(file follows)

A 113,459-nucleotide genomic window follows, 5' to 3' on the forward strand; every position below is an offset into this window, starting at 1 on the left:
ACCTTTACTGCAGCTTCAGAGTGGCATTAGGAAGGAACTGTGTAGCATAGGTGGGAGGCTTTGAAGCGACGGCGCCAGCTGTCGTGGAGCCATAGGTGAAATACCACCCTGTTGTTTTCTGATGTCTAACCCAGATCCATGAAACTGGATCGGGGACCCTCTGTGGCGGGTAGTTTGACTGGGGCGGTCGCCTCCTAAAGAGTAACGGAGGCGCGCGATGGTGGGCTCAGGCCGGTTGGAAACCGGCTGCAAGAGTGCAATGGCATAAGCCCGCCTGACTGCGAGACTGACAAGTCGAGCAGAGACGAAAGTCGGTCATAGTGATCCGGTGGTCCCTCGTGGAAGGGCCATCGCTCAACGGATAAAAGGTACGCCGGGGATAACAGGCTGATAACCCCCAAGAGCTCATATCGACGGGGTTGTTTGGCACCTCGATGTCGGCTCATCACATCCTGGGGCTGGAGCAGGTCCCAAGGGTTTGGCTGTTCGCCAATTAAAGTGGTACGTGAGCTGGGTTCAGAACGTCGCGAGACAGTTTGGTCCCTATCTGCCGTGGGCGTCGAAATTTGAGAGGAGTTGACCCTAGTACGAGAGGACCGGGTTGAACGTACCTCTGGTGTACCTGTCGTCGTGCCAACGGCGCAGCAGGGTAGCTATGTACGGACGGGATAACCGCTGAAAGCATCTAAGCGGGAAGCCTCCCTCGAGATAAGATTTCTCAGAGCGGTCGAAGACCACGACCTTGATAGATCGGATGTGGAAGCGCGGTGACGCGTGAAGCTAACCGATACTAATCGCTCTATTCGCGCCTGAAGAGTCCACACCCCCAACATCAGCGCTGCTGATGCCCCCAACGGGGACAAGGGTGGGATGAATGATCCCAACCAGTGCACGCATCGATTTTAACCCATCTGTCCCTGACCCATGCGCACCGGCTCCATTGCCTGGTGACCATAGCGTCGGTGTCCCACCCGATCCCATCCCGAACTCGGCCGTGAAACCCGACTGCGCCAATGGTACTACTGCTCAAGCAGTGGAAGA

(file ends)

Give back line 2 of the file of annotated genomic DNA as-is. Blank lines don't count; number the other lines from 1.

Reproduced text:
ACCTTTACTGCAGCTTCAGAGTGGCATTAGGAAGGAACTGTGTAGCATAGGTGGGAGGCTTTGAAGCGACGGCGCCAGCTGTCGTGGAGCCATAGGTGAAATACCACCCTGTTGTTTTCTGATGTCTAACCCAGATCCATGAAACTGGATCGGGGACCCTCTGTGGCGGGTAGTTTGACTGGGGCGGTCGCCTCCTAAAGAGTAACGGAGGCGCGCGATGGTGGGCTCAGGCCGGTTGGAAACCGGCTGCAAGAGTGCAATGGCATAAGCCCGCCTGACTGCGAGACTGACAAGTCGAGCAGAGACGAAAGTCGGTCATAGTGATCCGGTGGTCCCTCGTGGAAGGGCCATCGCTCAACGGATAAAAGGTACGCCGGGGATAACAGGCTGATAACCCCCAAGAGCTCATATCGACGGGGTTGTTTGGCACCTCGATGTCGGCTCATCACATCCTGGGGCTGGAGCAGGTCCCAAGGGTTTGGCTGTTCGCCAATTAAAGTGGTACGTGAGCTGGGTTCAGAACGTCGCGAGACAGTTTGGTCCCTATCTGCCGTGGGCGTCGAAATTTGAGAGGAGTTGACCCTAGTACGAGAGGACCGGGTTGAACGTACCTCTGGTGTACCTGTCGTCGTGCCAACGGCGCAGCAGGGTAGCTATGTACGGACGGGATAACCGCTGAAAGCATCTAAGCGGGAAGCCTCCCTCGAGATAAGATTTCTCAGAGCGGTCGAAGACCACGACCTTGATAGATCGGATGTGGAAGCGCGGTGACGCGTGAAGCTAACCGATACTAATCGCTCTATTCGCGCCTGAAGAGTCCACACCCCCAACATCAGCGCTGCTGATGCCCCCAACGGGGACAAGGGTGGGATGAATGATCCCAACCAGTGCACGCATCGATTTTAACCCATCTGTCCCTGACCCATGCGCACCGGCTCCATTGCCTGGTGACCATAGCGTCGGTGTCCCACCCGATCCCATCCCGAACTCGGCCGTGAAACCCGACTGCGCCAATGGTACTACTGCTCAAGCAGTGGAAGA